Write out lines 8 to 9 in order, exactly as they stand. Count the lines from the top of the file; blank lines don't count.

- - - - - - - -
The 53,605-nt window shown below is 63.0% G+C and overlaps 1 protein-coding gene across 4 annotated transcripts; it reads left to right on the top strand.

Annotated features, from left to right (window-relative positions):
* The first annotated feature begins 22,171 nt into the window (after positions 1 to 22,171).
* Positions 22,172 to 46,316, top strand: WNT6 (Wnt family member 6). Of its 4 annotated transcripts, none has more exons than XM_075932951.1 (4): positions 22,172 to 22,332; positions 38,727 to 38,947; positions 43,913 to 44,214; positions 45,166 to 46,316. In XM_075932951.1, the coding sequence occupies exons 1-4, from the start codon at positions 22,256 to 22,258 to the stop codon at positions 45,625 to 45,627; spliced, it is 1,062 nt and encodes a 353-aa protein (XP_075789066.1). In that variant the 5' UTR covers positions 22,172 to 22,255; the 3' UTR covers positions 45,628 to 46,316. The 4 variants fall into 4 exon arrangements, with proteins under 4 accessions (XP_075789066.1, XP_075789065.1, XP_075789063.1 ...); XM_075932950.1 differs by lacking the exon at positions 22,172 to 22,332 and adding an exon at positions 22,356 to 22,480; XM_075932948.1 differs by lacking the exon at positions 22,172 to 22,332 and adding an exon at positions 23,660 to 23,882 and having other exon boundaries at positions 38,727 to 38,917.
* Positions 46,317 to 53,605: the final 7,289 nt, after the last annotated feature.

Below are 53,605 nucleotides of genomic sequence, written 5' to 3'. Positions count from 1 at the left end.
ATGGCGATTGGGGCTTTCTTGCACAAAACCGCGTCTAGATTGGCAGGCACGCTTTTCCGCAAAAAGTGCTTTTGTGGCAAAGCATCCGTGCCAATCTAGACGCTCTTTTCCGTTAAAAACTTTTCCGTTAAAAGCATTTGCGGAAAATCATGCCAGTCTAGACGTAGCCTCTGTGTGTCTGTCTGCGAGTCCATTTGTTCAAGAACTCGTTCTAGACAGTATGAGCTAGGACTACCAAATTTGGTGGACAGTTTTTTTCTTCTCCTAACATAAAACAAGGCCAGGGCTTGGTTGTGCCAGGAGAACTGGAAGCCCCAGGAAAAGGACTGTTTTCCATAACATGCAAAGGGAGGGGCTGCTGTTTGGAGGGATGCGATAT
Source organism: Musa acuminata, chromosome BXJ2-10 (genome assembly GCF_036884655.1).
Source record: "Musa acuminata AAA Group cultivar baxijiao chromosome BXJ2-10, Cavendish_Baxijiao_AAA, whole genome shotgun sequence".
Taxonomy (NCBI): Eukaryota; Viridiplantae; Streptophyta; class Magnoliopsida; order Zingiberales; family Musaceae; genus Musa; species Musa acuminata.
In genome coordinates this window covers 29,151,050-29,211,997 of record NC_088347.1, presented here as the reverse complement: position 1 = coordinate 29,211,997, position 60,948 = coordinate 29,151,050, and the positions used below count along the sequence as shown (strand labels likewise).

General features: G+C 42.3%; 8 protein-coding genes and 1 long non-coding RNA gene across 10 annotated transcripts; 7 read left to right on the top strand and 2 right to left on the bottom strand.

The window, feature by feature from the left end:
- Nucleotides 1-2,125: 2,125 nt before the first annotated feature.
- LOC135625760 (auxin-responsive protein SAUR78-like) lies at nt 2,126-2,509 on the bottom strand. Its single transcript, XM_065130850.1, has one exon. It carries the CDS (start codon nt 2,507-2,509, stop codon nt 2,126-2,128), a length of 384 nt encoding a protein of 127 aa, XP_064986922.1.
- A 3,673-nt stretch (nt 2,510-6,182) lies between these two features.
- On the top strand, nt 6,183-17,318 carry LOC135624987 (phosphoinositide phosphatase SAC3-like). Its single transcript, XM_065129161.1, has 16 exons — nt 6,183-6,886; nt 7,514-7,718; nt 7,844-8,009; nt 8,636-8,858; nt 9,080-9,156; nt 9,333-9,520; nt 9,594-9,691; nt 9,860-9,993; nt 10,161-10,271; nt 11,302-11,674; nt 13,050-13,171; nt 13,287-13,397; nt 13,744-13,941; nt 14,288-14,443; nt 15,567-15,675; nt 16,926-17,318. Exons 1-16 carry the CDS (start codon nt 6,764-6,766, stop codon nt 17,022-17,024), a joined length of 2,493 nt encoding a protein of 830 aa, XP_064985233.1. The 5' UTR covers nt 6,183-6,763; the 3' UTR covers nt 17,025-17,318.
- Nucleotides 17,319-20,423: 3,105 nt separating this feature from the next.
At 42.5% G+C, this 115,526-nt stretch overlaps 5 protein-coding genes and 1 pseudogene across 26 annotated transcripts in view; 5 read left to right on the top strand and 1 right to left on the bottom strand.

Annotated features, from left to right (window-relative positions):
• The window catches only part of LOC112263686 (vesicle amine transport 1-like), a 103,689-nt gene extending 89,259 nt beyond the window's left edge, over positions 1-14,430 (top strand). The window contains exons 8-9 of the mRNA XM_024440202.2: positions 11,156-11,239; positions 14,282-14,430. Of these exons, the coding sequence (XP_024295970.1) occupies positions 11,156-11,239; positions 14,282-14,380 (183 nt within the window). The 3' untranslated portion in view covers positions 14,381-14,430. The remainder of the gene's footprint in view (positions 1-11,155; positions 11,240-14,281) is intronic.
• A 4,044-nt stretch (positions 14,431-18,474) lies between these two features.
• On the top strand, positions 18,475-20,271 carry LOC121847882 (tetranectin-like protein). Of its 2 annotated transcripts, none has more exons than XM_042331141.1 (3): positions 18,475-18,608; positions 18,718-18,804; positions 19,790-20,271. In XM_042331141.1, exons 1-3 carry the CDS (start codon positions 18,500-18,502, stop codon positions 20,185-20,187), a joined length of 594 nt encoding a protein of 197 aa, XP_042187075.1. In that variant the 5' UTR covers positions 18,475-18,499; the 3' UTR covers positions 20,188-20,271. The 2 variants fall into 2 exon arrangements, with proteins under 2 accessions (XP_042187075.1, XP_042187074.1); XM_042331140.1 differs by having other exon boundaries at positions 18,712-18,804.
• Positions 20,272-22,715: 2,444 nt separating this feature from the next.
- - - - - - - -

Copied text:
Source organism: Musa acuminata, chromosome BXJ2-10 (genome assembly GCF_036884655.1).
Source record: "Musa acuminata AAA Group cultivar baxijiao chromosome BXJ2-10, Cavendish_Baxijiao_AAA, whole genome shotgun sequence".